The total fertility rate in Singapore has declined to a record low of 1.22 in 2009 and 1.16 in 2010 from 1.28 in 2008. The problem of the low fertility rate is common across the three major ethnic groups in the country. Some of the reasons attributed to this problem include the postponement of marriage and lack of marriages at all by the country's citizens. In addition to this, the married people in Singapore do not have many children. Consequently, the nation's government is exploring ways of solving the problem including encouraging marriage and procreation. The government seeks to encourage marriage through providing incentives for marriage like 50% subsidy to buy HBD flats and a reduction of income tax by 50%. On the other hand, the provision of free medical services for childbirth at governmental hospitals is being considered as a means for encouraging procreation. Additional measures include imposing sanctions to enhance income tax on unmarried working adults.
Singaporeans Attitude Change:
The main reason for the governmental measures to encourage marriage and procreation is to result in attitude change among Singaporeans. Some of the major ways that can be used to assess the effectiveness of these approaches to behavior change among the nation's citizens to result in attitude change is through the theory of psychological reactance and overjustification effect. The psychological reactance theory is an aversive sentimental reaction as means of responding to impositions or legislations that interrupt freedom and independence (Moss, 2008). Psychological reactance is mostly common when people feel obliged to embrace or adhere to a specific opinion or get involved in a particular behavior. The reactance is usually experienced or expressed when there are limitations to a free behavior, which is any decision or act that a person can undertake immediately or very soon.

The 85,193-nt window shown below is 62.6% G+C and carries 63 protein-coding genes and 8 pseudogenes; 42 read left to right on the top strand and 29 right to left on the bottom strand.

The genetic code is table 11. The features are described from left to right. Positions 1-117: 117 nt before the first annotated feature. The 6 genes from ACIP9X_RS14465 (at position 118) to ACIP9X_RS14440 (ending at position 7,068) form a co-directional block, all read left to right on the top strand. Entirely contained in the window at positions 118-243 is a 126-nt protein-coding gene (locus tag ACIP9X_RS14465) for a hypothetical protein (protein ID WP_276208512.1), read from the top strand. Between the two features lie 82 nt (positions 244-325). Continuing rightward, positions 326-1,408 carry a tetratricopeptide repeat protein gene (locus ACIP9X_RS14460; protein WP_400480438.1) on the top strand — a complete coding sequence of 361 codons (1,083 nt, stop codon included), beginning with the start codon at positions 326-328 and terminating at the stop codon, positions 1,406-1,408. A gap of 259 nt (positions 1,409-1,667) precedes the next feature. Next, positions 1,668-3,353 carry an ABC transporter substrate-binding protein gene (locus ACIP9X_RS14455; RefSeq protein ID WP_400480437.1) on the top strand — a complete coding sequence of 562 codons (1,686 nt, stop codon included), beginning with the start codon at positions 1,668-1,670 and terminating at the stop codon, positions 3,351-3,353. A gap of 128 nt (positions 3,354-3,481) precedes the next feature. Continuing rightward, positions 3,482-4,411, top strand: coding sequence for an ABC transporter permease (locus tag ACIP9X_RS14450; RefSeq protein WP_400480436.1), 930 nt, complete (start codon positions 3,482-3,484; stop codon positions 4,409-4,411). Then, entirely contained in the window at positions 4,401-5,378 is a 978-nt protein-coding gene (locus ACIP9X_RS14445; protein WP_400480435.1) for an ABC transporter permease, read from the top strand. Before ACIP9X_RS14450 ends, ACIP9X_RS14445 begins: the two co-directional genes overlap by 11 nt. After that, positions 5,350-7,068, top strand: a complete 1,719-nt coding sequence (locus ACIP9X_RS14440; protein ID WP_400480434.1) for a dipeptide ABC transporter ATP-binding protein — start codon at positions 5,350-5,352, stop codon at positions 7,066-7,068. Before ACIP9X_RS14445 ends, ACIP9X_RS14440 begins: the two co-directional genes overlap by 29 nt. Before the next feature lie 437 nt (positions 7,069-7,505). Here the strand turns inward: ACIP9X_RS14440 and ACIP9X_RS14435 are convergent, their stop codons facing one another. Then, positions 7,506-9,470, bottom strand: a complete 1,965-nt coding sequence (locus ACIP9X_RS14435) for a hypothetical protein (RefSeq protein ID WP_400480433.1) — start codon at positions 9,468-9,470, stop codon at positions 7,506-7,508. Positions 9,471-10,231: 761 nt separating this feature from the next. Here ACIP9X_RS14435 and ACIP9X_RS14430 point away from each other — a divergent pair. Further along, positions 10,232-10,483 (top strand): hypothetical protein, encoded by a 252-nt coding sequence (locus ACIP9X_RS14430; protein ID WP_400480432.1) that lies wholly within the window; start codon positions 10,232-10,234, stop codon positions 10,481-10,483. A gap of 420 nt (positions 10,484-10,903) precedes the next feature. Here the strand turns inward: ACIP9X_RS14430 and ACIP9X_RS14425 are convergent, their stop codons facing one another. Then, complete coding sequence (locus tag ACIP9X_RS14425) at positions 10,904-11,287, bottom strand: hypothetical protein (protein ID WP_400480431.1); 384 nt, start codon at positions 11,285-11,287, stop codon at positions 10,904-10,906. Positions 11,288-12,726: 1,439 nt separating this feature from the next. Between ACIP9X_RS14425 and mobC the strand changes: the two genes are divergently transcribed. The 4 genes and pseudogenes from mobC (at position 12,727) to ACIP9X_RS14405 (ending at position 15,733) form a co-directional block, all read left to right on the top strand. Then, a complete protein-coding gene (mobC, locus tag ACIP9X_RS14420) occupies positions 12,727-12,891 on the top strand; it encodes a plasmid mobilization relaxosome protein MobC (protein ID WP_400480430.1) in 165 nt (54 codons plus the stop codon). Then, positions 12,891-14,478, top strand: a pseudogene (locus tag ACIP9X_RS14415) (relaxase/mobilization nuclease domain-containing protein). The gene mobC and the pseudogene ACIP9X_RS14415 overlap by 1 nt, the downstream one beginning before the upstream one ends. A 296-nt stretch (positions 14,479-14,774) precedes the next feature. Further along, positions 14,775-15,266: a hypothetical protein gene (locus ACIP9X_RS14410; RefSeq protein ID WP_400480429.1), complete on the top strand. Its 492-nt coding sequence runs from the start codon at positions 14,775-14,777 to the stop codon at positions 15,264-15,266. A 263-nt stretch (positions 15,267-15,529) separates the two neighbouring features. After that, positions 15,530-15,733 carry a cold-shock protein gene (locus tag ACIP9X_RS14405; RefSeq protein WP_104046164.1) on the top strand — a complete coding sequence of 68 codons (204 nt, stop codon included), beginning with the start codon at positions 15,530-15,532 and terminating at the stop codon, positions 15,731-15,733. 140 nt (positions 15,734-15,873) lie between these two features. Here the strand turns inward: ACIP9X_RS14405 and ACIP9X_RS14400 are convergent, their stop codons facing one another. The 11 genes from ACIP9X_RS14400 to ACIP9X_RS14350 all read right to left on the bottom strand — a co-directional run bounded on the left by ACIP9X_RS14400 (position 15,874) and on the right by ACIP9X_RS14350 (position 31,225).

Based on the theory of psychological reactance, the measures undertaken by the government are unlikely to result in attitude change among Singaporeans though they are geared towards behavior change. This is largely because Singaporeans are likely to view the impositions or regulations as limitations or restrictions on free behavior. Therefore, they will consider the regulations as unfair and unreasonable contributing to psychological resistance of the measures. The main reason for consideration of the restrictions as unfair is that they are regarded as too tough and lead to the activation of a state of reactance. The inability of the measures to result in eventual attitude change emanate from the fact that the reactance provokes a series of reactions that are geared towards re-establishing freedom. Singaporeans are likely to not only engage in practices that oppose the regulations but they are also likely to have unfavorable attitudes towards the governmental sanctions.
In efforts to promote attitude change, the overjustification effect takes place when an unnecessary reward is offered in an apparent attempt to control behavior. In this case, the Singaporean government has offered several unnecessary rewards in order to encourage marriage and procreation such as income tax reductions, subsidies for purchasing HBD flats, and subsidies for basic education (Ramesh, 2011). While the overjustification effect increases people's intrinsic motivation, it has a minimal impact on attitude change. Based on this effect, Singaporeans are unlikely to change their attitude because these people are unlikely to feel the strength of their choices and actions.
Theory of Cognitive Dissonance and Attitude Change:
One of the major ways to promote attitude change among Singaporeans in order to improve the country's fertility rate is through the theory of cognitive dissonance. There are various descriptions that have been established in efforts to define and explain this theory. Some of the descriptions of cognitive dissonance include the fact that it's the mental conflict that people experience when they are presented with proof that their assumptions and beliefs are wrong. Since its psychologically uncomfortable for people to hold contradictory cognitions or assumptions and beliefs, they will be motivated to change their attitudes, cognition, and behaviors ("Cognitive Dissonance," n.d.). The presentation of proof that the underlying beliefs and assumptions are wrong contributes to inconsistency of two simultaneously held cognitions. Therefore, the experience of dissonance is unpleasant to the individual making him/her to strive to lessen it through changing beliefs and attitudes.
The theory of cognitive dissonance has proven to be effective in contributing to attitude change…